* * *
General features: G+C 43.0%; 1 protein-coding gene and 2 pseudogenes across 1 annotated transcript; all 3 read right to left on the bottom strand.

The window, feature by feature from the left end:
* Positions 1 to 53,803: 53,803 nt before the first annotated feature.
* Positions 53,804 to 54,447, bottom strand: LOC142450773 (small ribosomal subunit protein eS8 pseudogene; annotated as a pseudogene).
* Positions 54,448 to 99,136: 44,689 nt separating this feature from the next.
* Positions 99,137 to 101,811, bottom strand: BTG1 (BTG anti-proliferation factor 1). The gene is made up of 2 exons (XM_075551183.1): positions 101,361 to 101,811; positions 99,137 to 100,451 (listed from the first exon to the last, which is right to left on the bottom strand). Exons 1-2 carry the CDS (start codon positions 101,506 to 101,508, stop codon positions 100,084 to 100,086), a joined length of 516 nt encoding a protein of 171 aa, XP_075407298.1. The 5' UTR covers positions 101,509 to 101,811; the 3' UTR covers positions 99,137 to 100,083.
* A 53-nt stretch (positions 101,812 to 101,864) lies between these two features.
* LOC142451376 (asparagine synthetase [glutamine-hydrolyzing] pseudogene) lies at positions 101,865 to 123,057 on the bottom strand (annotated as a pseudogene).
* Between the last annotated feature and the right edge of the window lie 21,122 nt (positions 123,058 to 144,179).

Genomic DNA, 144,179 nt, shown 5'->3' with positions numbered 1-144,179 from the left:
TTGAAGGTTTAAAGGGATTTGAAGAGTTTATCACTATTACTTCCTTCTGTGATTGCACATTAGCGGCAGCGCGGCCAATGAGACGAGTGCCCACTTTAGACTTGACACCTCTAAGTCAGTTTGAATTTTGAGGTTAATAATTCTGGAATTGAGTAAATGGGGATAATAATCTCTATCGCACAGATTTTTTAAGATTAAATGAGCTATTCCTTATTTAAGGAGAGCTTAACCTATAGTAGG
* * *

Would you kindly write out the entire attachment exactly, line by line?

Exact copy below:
General features: G+C 43.0%; 1 protein-coding gene and 2 pseudogenes across 1 annotated transcript; all 3 read right to left on the bottom strand.

The window, feature by feature from the left end:
* Positions 1 to 53,803: 53,803 nt before the first annotated feature.
* Positions 53,804 to 54,447, bottom strand: LOC142450773 (small ribosomal subunit protein eS8 pseudogene; annotated as a pseudogene).
* Positions 54,448 to 99,136: 44,689 nt separating this feature from the next.
* Positions 99,137 to 101,811, bottom strand: BTG1 (BTG anti-proliferation factor 1). The gene is made up of 2 exons (XM_075551183.1): positions 101,361 to 101,811; positions 99,137 to 100,451 (listed from the first exon to the last, which is right to left on the bottom strand). Exons 1-2 carry the CDS (start codon positions 101,506 to 101,508, stop codon positions 100,084 to 100,086), a joined length of 516 nt encoding a protein of 171 aa, XP_075407298.1. The 5' UTR covers positions 101,509 to 101,811; the 3' UTR covers positions 99,137 to 100,083.
* A 53-nt stretch (positions 101,812 to 101,864) lies between these two features.
* LOC142451376 (asparagine synthetase [glutamine-hydrolyzing] pseudogene) lies at positions 101,865 to 123,057 on the bottom strand (annotated as a pseudogene).
* Between the last annotated feature and the right edge of the window lie 21,122 nt (positions 123,058 to 144,179).

Genomic DNA, 144,179 nt, shown 5'->3' with positions numbered 1-144,179 from the left:
TTGAAGGTTTAAAGGGATTTGAAGAGTTTATCACTATTACTTCCTTCTGTGATTGCACATTAGCGGCAGCGCGGCCAATGAGACGAGTGCCCACTTTAGACTTGACACCTCTAAGTCAGTTTGAATTTTGAGGTTAATAATTCTGGAATTGAGTAAATGGGGATAATAATCTCTATCGCACAGATTTTTTAAGATTAAATGAGCTATTCCTTATTTAAGGAGAGCTTAACCTATAGTAGG